Hard Drives Are Not Forever

Category: Backup , Hard-Drives

Yesterday during startup I got an error that said 'Drive Seek Failure' but then it seemed to start up okay. Now I'm worried that my hard drive may be failing. What do you recommend for backing up my files?

Backing Up Your Files

Sooner or later, something terrible will happen to your hard drive. That's not a very happy thought, but the good news is you can survive a hard drive failure with only minimal inconvenience -- if you back up your files first.

Hard drives can fail without warning, a virus or power surge could wipe out your data, fire or flood could damage the drive, or it might even get stolen. You might accidentally delete a file or an entire folder of important files with an errant click. And it's not only emergencies that make backups important... if you buy a new computer, a backup can make it much easier to copy your files from the old computer to the new one.

So do you need to backup all your files, or just certain ones? That depends on how you use your computer, how important your data is, and how much you want to think about backups. If your drive fails, you can reinstall the operating system and all your software.
Backing Up Your Files

But the data you've created and stored (word processor documents, spreadsheets, emails, photos, music, etc.) may not be replaceable. See my article Should I Backup ALL of My Files? for help deciding on your personal backup strategy.

At a very minimum, you should decide which are your most important files and make backups. If you're going to backup just a few files of folders, here are some easy ways to do so:

  • Open a free web-based email account, and send the files to yourself.
  • Copy them to another computer on your home or office network.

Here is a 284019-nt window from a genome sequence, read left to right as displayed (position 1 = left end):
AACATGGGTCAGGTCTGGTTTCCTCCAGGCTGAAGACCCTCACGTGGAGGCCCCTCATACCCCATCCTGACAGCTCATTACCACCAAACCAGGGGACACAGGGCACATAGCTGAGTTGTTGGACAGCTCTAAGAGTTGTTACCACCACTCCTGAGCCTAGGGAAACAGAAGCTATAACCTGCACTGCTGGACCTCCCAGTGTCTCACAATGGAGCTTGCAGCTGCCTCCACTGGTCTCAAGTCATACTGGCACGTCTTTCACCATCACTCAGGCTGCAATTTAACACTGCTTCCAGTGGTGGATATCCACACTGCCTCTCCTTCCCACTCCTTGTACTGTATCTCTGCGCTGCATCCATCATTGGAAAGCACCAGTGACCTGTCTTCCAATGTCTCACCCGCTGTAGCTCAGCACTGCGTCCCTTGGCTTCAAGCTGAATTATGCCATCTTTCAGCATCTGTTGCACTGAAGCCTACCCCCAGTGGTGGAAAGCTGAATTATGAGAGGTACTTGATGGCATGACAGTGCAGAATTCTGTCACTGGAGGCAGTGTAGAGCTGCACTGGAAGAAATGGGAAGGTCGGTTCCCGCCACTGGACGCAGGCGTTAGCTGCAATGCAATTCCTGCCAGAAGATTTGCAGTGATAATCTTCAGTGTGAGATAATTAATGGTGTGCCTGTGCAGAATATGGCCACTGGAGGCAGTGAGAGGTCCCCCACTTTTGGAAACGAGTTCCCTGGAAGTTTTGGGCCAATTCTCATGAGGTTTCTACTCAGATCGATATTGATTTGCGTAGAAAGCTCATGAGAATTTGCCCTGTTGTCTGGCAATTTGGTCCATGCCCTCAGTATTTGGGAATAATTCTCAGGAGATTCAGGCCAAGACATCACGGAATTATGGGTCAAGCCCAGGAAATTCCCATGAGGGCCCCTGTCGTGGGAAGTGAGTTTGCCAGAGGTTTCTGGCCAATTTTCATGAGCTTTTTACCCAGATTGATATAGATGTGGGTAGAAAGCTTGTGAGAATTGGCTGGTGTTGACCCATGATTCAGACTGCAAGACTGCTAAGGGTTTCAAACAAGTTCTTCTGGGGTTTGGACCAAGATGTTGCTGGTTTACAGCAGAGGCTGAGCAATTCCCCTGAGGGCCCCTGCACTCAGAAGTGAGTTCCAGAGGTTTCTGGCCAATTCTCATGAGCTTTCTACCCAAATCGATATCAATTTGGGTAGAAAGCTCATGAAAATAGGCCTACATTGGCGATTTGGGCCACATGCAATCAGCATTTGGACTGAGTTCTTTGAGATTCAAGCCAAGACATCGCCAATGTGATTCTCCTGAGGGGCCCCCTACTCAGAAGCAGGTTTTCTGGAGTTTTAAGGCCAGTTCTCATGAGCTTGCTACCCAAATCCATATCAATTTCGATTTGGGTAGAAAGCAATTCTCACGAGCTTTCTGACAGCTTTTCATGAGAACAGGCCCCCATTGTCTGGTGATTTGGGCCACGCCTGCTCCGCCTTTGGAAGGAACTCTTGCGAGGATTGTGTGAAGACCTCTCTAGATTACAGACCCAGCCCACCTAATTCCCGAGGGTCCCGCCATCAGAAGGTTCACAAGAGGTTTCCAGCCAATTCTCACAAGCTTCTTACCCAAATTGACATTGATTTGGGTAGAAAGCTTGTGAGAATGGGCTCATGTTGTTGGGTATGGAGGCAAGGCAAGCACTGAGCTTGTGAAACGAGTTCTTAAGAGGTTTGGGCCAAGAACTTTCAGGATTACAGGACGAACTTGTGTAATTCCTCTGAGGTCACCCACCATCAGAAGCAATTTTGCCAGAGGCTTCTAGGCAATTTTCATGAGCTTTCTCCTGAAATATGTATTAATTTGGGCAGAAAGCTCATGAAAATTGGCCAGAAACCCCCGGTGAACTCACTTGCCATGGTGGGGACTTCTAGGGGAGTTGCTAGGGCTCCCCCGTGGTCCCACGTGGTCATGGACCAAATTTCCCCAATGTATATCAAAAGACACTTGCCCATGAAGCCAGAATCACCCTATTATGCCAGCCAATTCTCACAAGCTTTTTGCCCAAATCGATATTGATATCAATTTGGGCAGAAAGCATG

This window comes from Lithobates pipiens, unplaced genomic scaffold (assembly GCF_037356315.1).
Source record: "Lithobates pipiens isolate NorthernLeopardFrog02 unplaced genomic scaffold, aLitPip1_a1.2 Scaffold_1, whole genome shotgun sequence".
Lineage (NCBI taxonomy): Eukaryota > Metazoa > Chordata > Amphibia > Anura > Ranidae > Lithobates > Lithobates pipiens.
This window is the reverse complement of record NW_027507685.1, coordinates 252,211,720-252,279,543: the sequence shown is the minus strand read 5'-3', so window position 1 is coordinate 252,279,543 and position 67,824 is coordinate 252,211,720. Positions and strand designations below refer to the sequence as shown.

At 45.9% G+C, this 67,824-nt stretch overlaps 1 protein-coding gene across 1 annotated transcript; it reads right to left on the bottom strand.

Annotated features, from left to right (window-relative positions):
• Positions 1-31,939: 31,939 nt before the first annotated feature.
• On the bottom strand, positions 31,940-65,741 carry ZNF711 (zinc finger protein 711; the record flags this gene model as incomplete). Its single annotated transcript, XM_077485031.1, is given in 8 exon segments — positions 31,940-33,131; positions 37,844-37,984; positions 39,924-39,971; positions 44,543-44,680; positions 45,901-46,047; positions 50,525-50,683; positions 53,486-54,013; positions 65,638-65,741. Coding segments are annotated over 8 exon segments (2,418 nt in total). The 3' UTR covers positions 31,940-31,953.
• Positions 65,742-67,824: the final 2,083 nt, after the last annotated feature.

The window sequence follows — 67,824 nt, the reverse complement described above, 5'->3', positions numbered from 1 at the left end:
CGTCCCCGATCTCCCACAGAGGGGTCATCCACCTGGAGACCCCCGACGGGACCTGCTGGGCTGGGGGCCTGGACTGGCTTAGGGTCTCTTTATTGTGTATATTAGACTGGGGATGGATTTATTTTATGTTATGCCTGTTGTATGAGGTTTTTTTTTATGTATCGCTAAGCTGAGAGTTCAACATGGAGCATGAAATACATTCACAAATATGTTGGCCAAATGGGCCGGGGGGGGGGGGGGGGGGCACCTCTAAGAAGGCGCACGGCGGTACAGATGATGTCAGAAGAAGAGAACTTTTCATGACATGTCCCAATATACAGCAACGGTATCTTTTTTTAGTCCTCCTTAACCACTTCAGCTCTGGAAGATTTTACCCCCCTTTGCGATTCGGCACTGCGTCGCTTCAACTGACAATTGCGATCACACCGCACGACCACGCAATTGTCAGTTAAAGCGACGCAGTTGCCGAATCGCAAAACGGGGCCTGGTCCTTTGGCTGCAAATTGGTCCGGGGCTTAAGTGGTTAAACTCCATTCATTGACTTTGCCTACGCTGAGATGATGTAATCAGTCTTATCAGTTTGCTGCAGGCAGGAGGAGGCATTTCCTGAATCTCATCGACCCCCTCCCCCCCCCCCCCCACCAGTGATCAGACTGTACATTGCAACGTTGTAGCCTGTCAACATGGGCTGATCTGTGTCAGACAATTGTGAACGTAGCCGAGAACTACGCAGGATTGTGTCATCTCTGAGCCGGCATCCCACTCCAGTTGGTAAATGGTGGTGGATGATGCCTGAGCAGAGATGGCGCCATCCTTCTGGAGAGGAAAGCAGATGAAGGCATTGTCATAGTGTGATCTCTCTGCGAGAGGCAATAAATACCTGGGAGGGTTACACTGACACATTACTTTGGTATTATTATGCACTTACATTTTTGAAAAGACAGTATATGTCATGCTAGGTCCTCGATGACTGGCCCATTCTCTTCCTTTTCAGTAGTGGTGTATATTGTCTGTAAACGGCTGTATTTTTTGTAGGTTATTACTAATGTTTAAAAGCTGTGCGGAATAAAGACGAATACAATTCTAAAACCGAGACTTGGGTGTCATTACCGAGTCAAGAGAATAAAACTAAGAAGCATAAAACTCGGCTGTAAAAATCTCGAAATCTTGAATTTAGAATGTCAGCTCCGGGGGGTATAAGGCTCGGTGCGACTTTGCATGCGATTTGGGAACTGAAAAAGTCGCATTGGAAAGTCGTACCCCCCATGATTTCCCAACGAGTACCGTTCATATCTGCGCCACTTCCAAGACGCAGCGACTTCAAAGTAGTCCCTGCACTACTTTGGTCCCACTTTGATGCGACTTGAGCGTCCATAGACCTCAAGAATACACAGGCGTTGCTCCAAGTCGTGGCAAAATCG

• Burn them to a CD.
  • Copy them to a flash drive or external hard drive.
  • Upload them to free online storage. See Free Online File Sharing With Dropbox for one suggestion.

Do this often - daily, weekly or monthly - you decide based on how often you update the files and how critical it is to have access to the most recent data in the event your hard drive crashes and burns. But be warned that recovering from a hard drive failure will be a nuisance if you opt to backup only your data files. It will take quite a few hours to re-install your operating system and all the software that you had. If you downloaded software, you might have lost the license or registration keys along with your data, too.

Backup on Auto-Pilot

I strongly advise an automated full system backups, because EVERYTHING is safely squirreled away, and restoring your data can be accomplished with a few clicks. You could back up your data on a bunch of CDROMs, but you'd need a LOT of them to back up a modern hard drive, which can store 1000 GB or more. CD-ROM disks hold about 700MB of data, so even with compression you'd need over 1000 of them to get the job done. Not very convenient, especially if you ever need to restore the data.

Since hard disk drives are cheaper than ever, I recommend you get a portable external hard drive and use it as a backup device for one or more computers. You can buy a large capacity external drive for well under $1 per gigabyte. My article Choosing a Portable Hard Drive will help you select a backup drive that meets your need for speed, capacity, ruggedness and security.

If you're going to make backups on a regular schedule, backup software is a must. This will help you automate the process of making automatic full or incremental backups, and to restore just one deleted file or the entire drive. A good backup program will even allow you to store multiple versions of a file, so you can go back in time and restore a file to the way it was a day, a week or a month ago. Windows 7 has a decent backup and restore feature, and the File History feature in Windows 8 is even better. But I'm partial to the Acronis True Image commercial software, which I have used for several years.